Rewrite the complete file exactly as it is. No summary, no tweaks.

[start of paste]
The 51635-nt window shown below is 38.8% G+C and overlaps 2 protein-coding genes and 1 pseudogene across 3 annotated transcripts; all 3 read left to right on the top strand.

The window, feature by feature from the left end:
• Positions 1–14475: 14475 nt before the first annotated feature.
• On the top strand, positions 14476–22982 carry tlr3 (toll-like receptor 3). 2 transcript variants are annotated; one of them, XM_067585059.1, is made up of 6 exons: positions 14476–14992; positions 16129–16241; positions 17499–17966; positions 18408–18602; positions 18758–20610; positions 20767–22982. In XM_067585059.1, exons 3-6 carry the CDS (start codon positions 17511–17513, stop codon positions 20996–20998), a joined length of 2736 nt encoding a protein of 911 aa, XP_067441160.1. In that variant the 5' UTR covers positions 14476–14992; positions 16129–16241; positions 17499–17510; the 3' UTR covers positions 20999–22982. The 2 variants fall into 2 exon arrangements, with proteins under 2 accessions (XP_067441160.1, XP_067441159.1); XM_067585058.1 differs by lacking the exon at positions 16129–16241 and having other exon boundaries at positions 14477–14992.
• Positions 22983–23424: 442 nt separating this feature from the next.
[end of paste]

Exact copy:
The 51635-nt window shown below is 38.8% G+C and overlaps 2 protein-coding genes and 1 pseudogene across 3 annotated transcripts; all 3 read left to right on the top strand.

The window, feature by feature from the left end:
• Positions 1–14475: 14475 nt before the first annotated feature.
• On the top strand, positions 14476–22982 carry tlr3 (toll-like receptor 3). 2 transcript variants are annotated; one of them, XM_067585059.1, is made up of 6 exons: positions 14476–14992; positions 16129–16241; positions 17499–17966; positions 18408–18602; positions 18758–20610; positions 20767–22982. In XM_067585059.1, exons 3-6 carry the CDS (start codon positions 17511–17513, stop codon positions 20996–20998), a joined length of 2736 nt encoding a protein of 911 aa, XP_067441160.1. In that variant the 5' UTR covers positions 14476–14992; positions 16129–16241; positions 17499–17510; the 3' UTR covers positions 20999–22982. The 2 variants fall into 2 exon arrangements, with proteins under 2 accessions (XP_067441160.1, XP_067441159.1); XM_067585058.1 differs by lacking the exon at positions 16129–16241 and having other exon boundaries at positions 14477–14992.
• Positions 22983–23424: 442 nt separating this feature from the next.